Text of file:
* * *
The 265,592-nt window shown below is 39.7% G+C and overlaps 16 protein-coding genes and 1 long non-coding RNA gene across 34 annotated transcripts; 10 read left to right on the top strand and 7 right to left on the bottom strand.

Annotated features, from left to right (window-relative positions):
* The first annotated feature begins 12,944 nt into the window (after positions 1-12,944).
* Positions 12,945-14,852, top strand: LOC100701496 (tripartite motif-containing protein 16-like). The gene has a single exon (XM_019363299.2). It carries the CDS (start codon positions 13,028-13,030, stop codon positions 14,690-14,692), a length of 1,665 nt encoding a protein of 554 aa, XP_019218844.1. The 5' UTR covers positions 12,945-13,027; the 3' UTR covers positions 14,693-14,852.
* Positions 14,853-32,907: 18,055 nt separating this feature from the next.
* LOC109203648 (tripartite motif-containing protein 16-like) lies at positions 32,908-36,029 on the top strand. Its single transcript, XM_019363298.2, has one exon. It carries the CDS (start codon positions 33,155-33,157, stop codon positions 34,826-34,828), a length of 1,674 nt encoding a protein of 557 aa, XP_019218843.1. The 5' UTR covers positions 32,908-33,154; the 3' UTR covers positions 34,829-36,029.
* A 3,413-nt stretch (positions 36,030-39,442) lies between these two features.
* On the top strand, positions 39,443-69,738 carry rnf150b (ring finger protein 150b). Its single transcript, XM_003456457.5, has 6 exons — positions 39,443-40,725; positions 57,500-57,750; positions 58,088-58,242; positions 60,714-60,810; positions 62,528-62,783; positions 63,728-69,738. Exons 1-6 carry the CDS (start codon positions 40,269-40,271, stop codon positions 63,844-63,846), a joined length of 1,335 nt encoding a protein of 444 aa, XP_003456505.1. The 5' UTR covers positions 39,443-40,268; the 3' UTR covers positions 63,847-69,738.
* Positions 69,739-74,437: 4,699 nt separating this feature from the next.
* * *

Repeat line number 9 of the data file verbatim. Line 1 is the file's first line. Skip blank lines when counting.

* Positions 69,739-74,437: 4,699 nt separating this feature from the next.